John Spencer, BizSpace
SMEs are increasingly looking local to build their supply chains and customer base in the wake of Covid and Brexit, says John Spencer, Chief Executive of BizSpace, a provider of flexible workshop and office space for SMEs.
SMEs are increasingly looking to create and strengthen local economies in the wake of the Covid pandemic and Brexit, says John Spencer, chief exec of BizSpace, a provider of flexible office and workshop space to SMEs.
He says that fears of local supply chain disruptions combined with a desire to create stronger local economic prosperity and communities have caused many businesses to look for local suppliers and customers rather than rely on national or international supply chains.
He says: “During the pandemic businesses have been very reliant on other and we are seeing businesses start to create their own local infrastructure. We are seeing a stronger demand for local goods from customers and as a result we are seeing demand increase from businesses for local services and more resilient local infrastructures.”
John adds: “There is no doubt that the pandemic has caused that, but it has been strongly influenced by Brexit as well. I suspect that will continue and that we will see the emergence of stronger local economies which will continue to grow.”
John says that this focus on building strong local economies is reflecting what is happening in the broader political arena.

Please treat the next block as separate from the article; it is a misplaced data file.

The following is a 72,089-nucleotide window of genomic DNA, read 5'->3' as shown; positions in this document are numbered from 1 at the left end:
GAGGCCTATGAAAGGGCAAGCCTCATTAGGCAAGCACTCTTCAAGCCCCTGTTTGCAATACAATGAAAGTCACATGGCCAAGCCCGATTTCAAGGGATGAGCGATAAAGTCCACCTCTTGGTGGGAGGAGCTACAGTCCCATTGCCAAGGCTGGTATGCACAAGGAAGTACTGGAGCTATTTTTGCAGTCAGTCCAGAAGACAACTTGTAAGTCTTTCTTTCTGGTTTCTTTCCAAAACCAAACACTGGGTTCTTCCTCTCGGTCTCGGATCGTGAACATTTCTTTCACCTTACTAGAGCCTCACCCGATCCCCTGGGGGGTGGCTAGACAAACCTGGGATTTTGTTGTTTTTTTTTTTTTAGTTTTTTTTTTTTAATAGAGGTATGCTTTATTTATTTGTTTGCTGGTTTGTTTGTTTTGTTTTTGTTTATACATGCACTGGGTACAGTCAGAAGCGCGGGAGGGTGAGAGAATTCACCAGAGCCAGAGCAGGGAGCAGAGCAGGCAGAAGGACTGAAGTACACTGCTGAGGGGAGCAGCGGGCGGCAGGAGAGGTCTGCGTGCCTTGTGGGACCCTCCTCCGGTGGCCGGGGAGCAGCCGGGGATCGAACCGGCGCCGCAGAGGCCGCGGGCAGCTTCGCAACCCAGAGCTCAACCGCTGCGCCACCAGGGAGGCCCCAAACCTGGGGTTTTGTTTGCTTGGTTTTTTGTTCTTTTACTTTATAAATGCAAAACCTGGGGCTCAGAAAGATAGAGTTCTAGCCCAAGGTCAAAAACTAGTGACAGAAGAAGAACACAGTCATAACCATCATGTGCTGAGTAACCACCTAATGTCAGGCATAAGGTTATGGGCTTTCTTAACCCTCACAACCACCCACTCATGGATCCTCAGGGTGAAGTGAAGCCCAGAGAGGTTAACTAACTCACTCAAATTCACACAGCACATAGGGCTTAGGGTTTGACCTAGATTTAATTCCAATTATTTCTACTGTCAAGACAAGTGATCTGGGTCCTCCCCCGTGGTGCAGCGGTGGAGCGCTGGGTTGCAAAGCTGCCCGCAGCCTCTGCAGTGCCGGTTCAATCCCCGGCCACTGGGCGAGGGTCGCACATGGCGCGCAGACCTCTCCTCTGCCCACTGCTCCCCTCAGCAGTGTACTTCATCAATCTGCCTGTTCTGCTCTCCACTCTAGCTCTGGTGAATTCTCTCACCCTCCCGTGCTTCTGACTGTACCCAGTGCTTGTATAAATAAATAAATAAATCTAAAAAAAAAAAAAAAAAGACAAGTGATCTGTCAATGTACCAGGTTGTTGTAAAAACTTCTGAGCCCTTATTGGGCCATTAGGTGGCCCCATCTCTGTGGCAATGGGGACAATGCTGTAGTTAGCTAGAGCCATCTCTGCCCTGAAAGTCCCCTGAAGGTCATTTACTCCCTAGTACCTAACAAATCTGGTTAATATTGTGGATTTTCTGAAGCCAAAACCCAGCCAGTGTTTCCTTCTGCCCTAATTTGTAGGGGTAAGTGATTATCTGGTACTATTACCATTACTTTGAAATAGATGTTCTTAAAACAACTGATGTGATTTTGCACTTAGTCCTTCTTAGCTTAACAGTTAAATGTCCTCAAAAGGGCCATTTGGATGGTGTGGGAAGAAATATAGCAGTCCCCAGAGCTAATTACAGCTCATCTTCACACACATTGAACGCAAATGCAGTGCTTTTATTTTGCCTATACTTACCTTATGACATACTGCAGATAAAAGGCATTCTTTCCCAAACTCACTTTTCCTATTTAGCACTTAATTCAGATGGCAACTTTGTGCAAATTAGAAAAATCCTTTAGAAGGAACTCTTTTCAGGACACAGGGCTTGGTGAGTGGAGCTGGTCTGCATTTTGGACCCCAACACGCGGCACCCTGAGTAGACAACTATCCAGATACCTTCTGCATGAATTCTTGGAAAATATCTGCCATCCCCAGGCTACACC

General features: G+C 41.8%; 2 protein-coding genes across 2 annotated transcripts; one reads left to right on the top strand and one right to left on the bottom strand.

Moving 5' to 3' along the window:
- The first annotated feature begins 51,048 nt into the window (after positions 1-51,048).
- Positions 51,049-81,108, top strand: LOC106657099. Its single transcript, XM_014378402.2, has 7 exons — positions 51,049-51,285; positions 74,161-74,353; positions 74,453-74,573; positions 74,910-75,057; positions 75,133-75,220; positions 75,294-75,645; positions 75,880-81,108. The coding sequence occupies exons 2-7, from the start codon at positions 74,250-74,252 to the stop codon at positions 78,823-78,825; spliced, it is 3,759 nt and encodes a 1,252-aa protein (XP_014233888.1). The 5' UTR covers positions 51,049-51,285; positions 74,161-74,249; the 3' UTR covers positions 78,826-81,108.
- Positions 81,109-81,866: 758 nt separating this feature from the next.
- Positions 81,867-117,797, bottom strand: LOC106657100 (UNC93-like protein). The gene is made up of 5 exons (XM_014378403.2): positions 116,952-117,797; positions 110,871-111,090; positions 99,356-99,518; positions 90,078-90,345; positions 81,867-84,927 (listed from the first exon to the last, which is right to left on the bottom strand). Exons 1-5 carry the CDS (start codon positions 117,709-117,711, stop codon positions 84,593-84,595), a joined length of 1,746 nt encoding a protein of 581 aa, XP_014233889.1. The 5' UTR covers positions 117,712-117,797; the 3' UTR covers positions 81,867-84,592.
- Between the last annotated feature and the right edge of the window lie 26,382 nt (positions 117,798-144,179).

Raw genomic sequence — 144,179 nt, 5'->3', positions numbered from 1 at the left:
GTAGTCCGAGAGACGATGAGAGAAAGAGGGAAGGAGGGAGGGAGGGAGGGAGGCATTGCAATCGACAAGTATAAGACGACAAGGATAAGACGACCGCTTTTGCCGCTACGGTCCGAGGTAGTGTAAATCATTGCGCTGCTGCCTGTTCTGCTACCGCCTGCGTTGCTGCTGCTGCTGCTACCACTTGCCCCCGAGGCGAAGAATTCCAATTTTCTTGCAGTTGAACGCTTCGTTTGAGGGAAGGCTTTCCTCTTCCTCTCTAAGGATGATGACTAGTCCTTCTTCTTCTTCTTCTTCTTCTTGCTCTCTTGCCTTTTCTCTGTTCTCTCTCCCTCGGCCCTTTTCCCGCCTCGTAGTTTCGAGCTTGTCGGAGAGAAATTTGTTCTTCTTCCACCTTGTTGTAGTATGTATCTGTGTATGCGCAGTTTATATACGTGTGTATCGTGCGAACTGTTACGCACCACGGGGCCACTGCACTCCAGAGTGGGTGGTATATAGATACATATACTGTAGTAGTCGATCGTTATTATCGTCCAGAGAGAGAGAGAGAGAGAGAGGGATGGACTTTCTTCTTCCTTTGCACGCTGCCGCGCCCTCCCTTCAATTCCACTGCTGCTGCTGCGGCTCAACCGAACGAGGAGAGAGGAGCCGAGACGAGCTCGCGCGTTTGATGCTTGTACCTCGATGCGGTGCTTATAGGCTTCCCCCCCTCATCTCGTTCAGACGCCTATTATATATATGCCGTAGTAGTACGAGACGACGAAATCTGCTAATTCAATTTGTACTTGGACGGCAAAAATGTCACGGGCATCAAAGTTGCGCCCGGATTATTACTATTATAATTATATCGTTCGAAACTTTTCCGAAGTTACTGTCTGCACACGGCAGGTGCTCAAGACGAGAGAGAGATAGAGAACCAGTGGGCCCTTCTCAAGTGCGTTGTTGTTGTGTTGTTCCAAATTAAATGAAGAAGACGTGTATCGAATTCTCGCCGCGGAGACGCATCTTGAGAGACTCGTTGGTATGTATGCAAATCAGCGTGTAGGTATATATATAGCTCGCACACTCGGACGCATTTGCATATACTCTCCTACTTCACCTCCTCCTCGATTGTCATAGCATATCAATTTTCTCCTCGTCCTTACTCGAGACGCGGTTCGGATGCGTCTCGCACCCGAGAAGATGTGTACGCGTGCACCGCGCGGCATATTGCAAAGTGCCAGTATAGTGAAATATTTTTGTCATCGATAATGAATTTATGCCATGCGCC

He says: “If you take the political landscape, we are seeing the Scots and the Welsh talking about devolution, and that is even happening in places such as Yorkshire and Cornwall as well. What that is telling us is that people want local control. Consumers increasingly want to have deliveries from local businesses rather than national or international deliveries, and that means that businesses need to have resilient supply chains in that local market.”
He says: “I think we will see SMEs tapping into that local market and serving that local market.”
Over the past year John has seen at first hand greater collaboration between businesses at a local level in BizSpace’s workspaces around the country. He says: “What we are seeing in our business centres is that a lot of businesses are increasingly networking together and supplying each other. A business that needs components, for example, will buy them from a company that might be on the same industrial estate or even in the same building. And that element is certainly becoming stronger. As a result, the community that you get within a business centre of SMEs is quite strong.”
John says that it is not only SMEs which are seeing the power of creating local economies – it is increasingly corporates too. Over the last few months BizSpace has seen a sharp increase in enquiries from corporate businesses seeking office space in its business centres.
He says: “I think the pandemic has changed people’s attitudes. It is no longer about having the right links in and around London – now it is about local companies providing local markets. We believe that the local office and industrial workshop market will grow quite quickly in the suburban regional areas over the next couple of years.”
John thinks that this focus on creating strong local markets is going to be hugely beneficial for SMEs, not just in terms of the resilient supply chain they can create, but also in terms of the market niche they will be able to create to attract customers.
“They are going to become specialists in the areas in which they work, and they are going to work with other business which are equally specialist in their areas, and I think that will drive local prosperity.”
John’s Top Tips
1. Have a very clear business proposition
2. Research and understand your local market
3. Network, network, network